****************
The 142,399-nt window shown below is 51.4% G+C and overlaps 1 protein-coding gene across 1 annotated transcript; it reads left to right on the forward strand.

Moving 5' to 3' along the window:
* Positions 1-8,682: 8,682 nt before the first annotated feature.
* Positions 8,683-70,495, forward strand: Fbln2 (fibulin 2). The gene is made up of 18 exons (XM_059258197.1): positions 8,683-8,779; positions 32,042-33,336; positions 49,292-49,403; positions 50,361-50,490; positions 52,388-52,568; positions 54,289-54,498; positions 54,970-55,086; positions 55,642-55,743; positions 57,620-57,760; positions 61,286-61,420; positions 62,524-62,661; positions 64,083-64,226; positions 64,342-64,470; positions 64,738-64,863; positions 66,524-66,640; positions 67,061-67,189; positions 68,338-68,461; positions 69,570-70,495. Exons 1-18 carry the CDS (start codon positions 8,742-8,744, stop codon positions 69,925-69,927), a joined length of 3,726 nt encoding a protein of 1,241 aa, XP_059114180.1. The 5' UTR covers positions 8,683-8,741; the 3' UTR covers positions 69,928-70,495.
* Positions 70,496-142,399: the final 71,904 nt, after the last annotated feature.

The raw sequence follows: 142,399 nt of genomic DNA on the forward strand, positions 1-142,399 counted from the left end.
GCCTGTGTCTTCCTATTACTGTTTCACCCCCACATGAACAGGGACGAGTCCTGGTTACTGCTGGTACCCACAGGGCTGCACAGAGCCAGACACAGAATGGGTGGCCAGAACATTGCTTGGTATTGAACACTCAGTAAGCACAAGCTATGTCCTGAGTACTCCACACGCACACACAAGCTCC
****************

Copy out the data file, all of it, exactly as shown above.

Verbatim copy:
The 142,399-nt window shown below is 51.4% G+C and overlaps 1 protein-coding gene across 1 annotated transcript; it reads left to right on the forward strand.

Moving 5' to 3' along the window:
* Positions 1-8,682: 8,682 nt before the first annotated feature.
* Positions 8,683-70,495, forward strand: Fbln2 (fibulin 2). The gene is made up of 18 exons (XM_059258197.1): positions 8,683-8,779; positions 32,042-33,336; positions 49,292-49,403; positions 50,361-50,490; positions 52,388-52,568; positions 54,289-54,498; positions 54,970-55,086; positions 55,642-55,743; positions 57,620-57,760; positions 61,286-61,420; positions 62,524-62,661; positions 64,083-64,226; positions 64,342-64,470; positions 64,738-64,863; positions 66,524-66,640; positions 67,061-67,189; positions 68,338-68,461; positions 69,570-70,495. Exons 1-18 carry the CDS (start codon positions 8,742-8,744, stop codon positions 69,925-69,927), a joined length of 3,726 nt encoding a protein of 1,241 aa, XP_059114180.1. The 5' UTR covers positions 8,683-8,741; the 3' UTR covers positions 69,928-70,495.
* Positions 70,496-142,399: the final 71,904 nt, after the last annotated feature.

The raw sequence follows: 142,399 nt of genomic DNA on the forward strand, positions 1-142,399 counted from the left end.
GCCTGTGTCTTCCTATTACTGTTTCACCCCCACATGAACAGGGACGAGTCCTGGTTACTGCTGGTACCCACAGGGCTGCACAGAGCCAGACACAGAATGGGTGGCCAGAACATTGCTTGGTATTGAACACTCAGTAAGCACAAGCTATGTCCTGAGTACTCCACACGCACACACAAGCTCC